22 March 2012

Malaysia FIDE Rating Project: The Beginning

In the period between 1998 and 2002, there was no opportunity for an unrated Malaysian chess player to obtain a FIDE rating (provisional or otherwise) locally. There had not been a single FIDE-rated event locally for unrated players. The very few newly rated players from this period were those who obtained their rated games outside Malaysia, especially from the Olympiad and World Youth. Up to their respective 2001 editions, the two premier local events, the National Closed and the Selangor Open were not FIDE-rated.

I had the view that a FIDE rating would boost the confidence of a player. In international events, the rating leads to a higher seeding and more favourable pairings. All-in-all, I thought that having more FIDE rated players can only be good for Malaysian chess in the long run.

It was sometime during the year 2001 that I was pestering Hamid, then the Secretary of MCF for the National Closed to be FIDE-rated. Hamid’s response was that there was really not much point because of the very few rating results, only 2 or 3 each time, if any, due to very few rated players playing. It was not worth the cost and the effort to FIDE rate the National Closed.

It was also around this time that I got to know better Ahmad Shafruddin , then the Deputy President of the Chess Association Selangor. I brought up the matter of having the Selangor Open FIDE-rated. The response was that this matter has not really been brought up at CAS meetings during his, until then, relatively short time with CAS and we had many discussions on the benefits of FIDE-rating the event.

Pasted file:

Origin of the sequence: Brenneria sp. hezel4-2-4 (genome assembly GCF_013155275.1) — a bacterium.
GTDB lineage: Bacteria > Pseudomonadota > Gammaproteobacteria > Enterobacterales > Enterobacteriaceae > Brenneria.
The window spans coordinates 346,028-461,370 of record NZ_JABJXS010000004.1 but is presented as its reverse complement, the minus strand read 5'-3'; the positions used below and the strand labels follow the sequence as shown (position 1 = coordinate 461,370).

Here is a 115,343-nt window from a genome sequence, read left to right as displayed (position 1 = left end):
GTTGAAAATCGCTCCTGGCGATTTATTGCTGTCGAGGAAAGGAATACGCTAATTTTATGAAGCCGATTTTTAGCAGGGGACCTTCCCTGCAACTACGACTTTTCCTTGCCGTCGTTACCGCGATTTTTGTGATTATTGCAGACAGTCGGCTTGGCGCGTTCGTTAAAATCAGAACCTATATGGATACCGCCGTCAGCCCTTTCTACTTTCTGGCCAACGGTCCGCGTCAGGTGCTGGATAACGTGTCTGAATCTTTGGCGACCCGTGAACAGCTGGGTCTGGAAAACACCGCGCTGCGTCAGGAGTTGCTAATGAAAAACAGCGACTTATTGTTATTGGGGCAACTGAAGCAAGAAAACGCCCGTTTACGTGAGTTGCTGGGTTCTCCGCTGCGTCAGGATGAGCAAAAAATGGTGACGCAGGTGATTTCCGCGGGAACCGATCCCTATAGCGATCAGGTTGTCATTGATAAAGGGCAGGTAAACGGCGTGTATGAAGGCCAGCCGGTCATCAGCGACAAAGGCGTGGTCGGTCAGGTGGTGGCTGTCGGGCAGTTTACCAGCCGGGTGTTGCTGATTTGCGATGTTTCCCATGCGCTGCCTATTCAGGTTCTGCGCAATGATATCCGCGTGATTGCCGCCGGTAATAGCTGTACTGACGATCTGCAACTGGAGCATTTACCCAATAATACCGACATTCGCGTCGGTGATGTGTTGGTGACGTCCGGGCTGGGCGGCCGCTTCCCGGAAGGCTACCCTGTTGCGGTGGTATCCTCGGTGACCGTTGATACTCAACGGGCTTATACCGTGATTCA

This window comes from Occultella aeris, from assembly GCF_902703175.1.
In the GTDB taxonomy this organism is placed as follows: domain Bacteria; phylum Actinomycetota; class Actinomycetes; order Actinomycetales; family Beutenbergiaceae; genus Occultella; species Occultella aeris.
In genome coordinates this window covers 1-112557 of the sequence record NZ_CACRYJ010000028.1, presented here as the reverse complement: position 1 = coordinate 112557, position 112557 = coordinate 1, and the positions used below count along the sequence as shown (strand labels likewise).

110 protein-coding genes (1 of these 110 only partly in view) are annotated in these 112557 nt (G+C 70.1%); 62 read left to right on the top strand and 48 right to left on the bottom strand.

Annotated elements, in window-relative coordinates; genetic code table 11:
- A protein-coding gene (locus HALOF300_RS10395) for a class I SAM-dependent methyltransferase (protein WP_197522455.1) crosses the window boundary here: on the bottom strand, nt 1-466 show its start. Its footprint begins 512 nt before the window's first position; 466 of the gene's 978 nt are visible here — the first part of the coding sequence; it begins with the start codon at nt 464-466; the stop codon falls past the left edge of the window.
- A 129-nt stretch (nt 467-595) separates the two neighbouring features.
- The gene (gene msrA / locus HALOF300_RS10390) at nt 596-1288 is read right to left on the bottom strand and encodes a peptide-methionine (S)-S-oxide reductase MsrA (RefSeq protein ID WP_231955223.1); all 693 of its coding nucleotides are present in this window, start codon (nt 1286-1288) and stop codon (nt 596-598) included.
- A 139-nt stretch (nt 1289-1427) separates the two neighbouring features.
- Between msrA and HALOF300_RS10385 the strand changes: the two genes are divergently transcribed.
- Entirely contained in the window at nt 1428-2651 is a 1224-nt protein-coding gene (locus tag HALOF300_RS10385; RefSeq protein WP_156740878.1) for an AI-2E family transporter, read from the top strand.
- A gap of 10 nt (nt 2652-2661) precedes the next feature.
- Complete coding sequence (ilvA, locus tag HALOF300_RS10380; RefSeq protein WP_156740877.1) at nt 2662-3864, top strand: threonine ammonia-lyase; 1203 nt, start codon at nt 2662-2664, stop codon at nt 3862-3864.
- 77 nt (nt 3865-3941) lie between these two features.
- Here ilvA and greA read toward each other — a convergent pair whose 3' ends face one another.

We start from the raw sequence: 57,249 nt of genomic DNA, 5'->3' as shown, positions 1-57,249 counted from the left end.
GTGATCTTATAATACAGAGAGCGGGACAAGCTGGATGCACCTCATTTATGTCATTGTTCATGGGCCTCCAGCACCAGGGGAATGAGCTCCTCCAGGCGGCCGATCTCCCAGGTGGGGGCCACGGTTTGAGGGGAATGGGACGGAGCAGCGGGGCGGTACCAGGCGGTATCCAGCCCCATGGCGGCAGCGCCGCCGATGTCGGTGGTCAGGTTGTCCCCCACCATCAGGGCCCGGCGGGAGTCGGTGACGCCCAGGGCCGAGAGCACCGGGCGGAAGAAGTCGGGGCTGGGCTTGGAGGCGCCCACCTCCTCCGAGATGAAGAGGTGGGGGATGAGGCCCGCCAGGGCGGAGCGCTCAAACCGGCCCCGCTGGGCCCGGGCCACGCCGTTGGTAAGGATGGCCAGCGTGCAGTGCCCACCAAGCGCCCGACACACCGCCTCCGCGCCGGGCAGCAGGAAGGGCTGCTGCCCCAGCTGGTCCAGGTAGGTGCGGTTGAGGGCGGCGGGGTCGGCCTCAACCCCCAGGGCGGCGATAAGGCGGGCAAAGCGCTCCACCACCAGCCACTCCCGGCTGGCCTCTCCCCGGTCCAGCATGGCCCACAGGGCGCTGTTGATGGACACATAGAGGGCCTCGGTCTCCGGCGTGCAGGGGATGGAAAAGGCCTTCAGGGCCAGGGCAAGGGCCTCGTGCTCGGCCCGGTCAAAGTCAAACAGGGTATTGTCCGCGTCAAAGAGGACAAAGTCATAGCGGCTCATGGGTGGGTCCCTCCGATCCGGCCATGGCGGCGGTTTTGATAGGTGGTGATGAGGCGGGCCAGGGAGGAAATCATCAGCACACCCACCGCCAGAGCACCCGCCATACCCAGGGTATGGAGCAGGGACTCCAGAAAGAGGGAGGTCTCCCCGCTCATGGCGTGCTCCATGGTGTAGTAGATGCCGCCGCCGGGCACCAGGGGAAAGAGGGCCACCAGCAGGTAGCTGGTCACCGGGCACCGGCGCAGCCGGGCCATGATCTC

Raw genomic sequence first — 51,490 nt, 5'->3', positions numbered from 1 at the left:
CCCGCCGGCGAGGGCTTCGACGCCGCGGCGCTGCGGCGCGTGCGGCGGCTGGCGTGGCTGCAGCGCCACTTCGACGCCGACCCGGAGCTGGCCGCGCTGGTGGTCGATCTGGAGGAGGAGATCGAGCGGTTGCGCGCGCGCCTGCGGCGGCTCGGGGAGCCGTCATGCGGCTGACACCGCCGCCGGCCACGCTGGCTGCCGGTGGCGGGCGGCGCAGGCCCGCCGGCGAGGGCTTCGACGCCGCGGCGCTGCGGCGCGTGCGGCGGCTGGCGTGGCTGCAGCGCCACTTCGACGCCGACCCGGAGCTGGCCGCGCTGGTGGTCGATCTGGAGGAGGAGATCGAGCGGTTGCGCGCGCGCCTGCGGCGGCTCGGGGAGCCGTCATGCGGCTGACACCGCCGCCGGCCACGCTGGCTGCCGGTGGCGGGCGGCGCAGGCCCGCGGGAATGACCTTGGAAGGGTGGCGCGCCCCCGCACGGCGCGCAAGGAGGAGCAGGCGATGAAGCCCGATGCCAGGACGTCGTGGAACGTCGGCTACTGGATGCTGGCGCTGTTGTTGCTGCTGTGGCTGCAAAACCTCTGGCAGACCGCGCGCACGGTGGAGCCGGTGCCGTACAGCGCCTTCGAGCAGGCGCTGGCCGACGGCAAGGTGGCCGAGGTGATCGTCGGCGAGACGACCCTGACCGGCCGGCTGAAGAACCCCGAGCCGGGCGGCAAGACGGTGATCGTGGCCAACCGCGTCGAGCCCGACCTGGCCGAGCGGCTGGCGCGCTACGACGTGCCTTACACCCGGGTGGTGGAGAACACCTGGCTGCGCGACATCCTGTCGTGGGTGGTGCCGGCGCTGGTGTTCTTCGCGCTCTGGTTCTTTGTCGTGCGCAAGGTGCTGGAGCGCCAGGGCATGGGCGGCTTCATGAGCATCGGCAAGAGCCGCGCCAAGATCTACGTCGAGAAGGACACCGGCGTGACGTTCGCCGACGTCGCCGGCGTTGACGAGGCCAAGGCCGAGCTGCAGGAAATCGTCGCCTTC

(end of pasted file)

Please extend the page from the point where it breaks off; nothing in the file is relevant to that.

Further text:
However, the basic problem of having too few rated players playing has to be resolved. It was thus in late 2001 that I told Hamid that I would give him the FIDE-rated players he wanted in order to consider FIDE-rating the National Closed. I broached the idea of a round-robin with unrated players. Such an event with mixed rated and unrated players had not before been done in Malaysia and there was skepticism whether FIDE would approve. MCF could not give clear guidance (and approval) and I resorted to writing to FIDE myself. FIDE confirmed all my earlier findings and conclusions, and FIDE’s response was duly forwarded to Hamid. I soon received MCF’s approval to go ahead with the event albeit with some conditions.

Hamid kindly offered the use of the facilities of The Chess Network which was opening at Kompleks Wilayah. This FIDE-rated tournament would have been the first event to be held at that new chess centre. However stubborn me declined as I wanted to hold it in Perak in order for Perak to be associated with this ‘momentous’ event. This was notwithstanding the fact that doing so comes with more difficulties in terms of sourcing players and arbiter, arranging venue and equipment, substantially higher costs and the ‘small’ matter of overcoming ‘political differences’ at the PICA level.